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   To School Too Late?

For most, senior citizen years are a time to relax, maybe pursue a hobby, travel or just relax and let life go by. But, for many, retirement isn’t just a time to lay the goals of life down. It is a time to look back over life at the unfinished challenges and then go back and finish them. And for many, an unfinished goal in life is to go back and get that degree. Whether it is finally graduating from high school, finishing a bachelor’s degree or starting and finishing a masters or PHD, it’s a big challenge to go back to the classroom and get that certificate, especially as a senior citizen.

So why do it? This may be a question their children ask when they see seniors going after such an ambitious goal so late in life. But when you think about it, senior citizens have a right to be a bit offput by the question. Where is it written that seniors are denied the right to better themselves just because they are in the later years of life? Implicit in the question is “What is the point of you getting a degree since you are not going to do anyting productive in retirement and you are so close to death?”

The last thing senior citizens want is to be seen as people who are just sitting around waiting to die. Many a senior citizen have started an entirely new career and accomplished great things after 50. With the advances in medical science today, it’s perfectly logical that they could live 20-30 years or more “in retirement”. That is plenty of time to accomplish great things. And starting out this era of life with a good education makes just as much sense as a youth doing so as they start out on their first career. 

This is not to say that going back to school is going to be easy. If finishing a high school degree is the goal, the senior is moving into an alien world - one that was probably pretty hostile the first time around. The senior's presence in the high school or college classroom may be the source of some initial murmurs and they might take some teasing for being there. But those same teasers will come to admire what the senior is doing and even grow to enjoy having “grandpa” in class with them each day, and maybe actually learn something from the senior's vast experience.

On top of the social situation that may exist in a high school or college classroom, school is a challenge. The senior will have to get used to being in the classroom and listening to lectures, reading textbooks, taking notes, doing papers, taking exams all over again and surpressing the urge to set their instructor 'straight' on a subject or two. If they go after an advanced degree and take several classes, they will be a very busy senior citizen just keeping up with their studies.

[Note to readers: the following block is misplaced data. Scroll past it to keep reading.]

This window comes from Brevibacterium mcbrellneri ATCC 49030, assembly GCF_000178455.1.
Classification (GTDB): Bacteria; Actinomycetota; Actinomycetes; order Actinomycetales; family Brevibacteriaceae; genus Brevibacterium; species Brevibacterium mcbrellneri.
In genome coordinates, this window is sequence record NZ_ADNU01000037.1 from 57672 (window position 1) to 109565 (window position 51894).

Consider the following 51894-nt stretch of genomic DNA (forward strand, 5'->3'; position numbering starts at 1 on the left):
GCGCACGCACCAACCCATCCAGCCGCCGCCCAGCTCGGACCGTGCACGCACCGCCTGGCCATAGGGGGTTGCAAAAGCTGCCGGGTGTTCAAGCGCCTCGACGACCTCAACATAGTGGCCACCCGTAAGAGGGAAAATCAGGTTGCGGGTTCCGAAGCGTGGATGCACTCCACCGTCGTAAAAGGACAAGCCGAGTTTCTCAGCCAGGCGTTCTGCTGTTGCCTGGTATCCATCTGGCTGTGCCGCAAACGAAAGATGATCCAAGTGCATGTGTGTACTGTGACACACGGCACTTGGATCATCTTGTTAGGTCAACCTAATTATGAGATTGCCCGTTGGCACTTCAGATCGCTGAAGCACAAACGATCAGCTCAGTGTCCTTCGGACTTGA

But there are some joys one can expect from going after an advanced degree. College life and being on a college campus each day is, by itself, a very stimulating environment. And the senior may find themselves at a few pep rallies and enjoying campus life just like the other students. Being with young people each day can be energizing and a senior may find themselves looking and acting as much like the youth they “hang out with” as they do with their fellow senior citizens.

But the greatest benefit of getting that advanced degree is the pride of accomplishment a senior will get. If they are finishing their high school or bachelor’s degree, it no doubt nagged them all their lives that this was something that they started and didn’t finish. So by going back and finishing it, they close that door and take away the power of that nagging voice. 

Don’t be surprised if they fall in love with academic life. Learning is tremendously addictive and a senior may wish to go on for yet more studies in fields of learning that have always been fascinating. Nobody will turn away a senior's tuition dollars if they just want to be in college for the pure joy of learning. And they will be an inspiration to their fellow students when they see the senior succeed and they tell themselves, “If Grandpa over there can do it, so can I.”